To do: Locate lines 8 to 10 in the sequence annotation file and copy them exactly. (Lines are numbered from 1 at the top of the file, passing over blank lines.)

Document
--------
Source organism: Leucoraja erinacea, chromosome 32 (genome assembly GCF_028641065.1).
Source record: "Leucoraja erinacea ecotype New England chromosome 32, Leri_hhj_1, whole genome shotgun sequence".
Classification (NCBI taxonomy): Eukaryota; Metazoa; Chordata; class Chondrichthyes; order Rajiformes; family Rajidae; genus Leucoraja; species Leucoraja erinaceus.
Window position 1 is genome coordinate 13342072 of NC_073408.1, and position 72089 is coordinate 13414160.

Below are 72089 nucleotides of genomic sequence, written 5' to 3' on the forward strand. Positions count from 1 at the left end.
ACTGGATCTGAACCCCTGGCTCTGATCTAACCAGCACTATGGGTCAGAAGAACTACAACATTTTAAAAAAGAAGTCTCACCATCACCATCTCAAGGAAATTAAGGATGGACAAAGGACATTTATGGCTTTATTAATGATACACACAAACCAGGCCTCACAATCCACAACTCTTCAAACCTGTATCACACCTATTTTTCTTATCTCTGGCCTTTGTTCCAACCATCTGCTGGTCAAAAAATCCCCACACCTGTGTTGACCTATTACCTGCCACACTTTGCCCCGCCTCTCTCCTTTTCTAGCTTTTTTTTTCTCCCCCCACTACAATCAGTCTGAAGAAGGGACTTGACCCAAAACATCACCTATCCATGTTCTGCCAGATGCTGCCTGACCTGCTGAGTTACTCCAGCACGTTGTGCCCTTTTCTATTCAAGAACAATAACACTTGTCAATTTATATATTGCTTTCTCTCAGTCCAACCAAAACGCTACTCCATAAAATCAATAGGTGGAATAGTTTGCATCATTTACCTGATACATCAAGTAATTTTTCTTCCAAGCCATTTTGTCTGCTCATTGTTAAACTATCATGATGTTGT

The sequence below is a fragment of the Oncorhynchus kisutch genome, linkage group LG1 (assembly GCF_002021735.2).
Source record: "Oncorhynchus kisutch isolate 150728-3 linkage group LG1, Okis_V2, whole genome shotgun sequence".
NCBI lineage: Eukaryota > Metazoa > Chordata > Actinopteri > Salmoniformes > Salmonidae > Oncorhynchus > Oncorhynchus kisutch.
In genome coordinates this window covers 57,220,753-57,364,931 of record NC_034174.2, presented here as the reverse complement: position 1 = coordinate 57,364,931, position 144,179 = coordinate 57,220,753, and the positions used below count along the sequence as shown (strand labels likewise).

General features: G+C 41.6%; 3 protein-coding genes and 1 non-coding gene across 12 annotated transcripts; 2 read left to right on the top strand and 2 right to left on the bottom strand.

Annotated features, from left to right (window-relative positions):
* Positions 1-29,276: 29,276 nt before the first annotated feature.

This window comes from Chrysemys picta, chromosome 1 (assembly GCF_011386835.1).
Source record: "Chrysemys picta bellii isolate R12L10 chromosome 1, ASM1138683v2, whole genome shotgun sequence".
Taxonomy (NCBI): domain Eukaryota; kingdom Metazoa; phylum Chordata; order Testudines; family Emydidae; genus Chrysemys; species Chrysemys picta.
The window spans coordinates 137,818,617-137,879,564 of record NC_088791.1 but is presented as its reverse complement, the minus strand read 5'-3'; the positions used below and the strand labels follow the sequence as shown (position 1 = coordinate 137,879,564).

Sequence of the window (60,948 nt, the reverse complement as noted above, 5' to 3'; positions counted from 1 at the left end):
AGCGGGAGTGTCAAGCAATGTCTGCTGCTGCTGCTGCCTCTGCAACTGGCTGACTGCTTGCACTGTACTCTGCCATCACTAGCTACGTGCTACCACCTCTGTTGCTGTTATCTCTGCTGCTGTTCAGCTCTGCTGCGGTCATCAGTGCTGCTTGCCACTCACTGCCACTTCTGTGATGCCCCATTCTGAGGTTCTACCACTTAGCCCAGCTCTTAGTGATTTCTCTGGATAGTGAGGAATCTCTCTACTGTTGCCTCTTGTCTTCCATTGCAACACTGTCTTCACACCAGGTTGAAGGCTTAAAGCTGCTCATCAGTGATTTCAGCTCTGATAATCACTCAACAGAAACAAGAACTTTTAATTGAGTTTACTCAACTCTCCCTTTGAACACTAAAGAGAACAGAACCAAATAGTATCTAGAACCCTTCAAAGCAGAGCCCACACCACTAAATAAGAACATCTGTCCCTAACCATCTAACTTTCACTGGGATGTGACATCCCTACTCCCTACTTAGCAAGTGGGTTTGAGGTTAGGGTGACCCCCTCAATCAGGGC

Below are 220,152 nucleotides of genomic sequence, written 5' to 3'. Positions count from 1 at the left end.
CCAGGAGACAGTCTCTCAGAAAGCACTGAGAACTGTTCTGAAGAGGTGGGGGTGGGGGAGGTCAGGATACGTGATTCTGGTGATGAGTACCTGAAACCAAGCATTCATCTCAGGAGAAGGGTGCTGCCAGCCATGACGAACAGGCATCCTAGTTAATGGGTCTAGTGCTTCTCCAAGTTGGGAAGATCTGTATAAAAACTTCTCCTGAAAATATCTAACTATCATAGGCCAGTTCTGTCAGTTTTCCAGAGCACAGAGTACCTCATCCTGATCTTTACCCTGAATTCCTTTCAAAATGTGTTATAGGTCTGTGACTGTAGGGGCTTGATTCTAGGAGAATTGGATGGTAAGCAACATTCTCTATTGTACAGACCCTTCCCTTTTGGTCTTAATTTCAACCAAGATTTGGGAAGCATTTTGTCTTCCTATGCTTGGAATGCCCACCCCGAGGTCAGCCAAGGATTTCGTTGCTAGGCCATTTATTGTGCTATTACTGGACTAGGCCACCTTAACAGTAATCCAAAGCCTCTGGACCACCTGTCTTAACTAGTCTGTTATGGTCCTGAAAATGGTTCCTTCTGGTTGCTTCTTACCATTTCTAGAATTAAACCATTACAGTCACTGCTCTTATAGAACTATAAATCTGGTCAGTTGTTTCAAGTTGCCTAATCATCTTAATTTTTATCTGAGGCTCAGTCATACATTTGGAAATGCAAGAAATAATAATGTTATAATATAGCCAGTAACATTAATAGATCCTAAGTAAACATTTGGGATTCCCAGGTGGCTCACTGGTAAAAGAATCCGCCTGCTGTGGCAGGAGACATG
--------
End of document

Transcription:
Source record: "Oncorhynchus kisutch isolate 150728-3 linkage group LG1, Okis_V2, whole genome shotgun sequence".
NCBI lineage: Eukaryota > Metazoa > Chordata > Actinopteri > Salmoniformes > Salmonidae > Oncorhynchus > Oncorhynchus kisutch.
In genome coordinates this window covers 57,220,753-57,364,931 of record NC_034174.2, presented here as the reverse complement: position 1 = coordinate 57,364,931, position 144,179 = coordinate 57,220,753, and the positions used below count along the sequence as shown (strand labels likewise).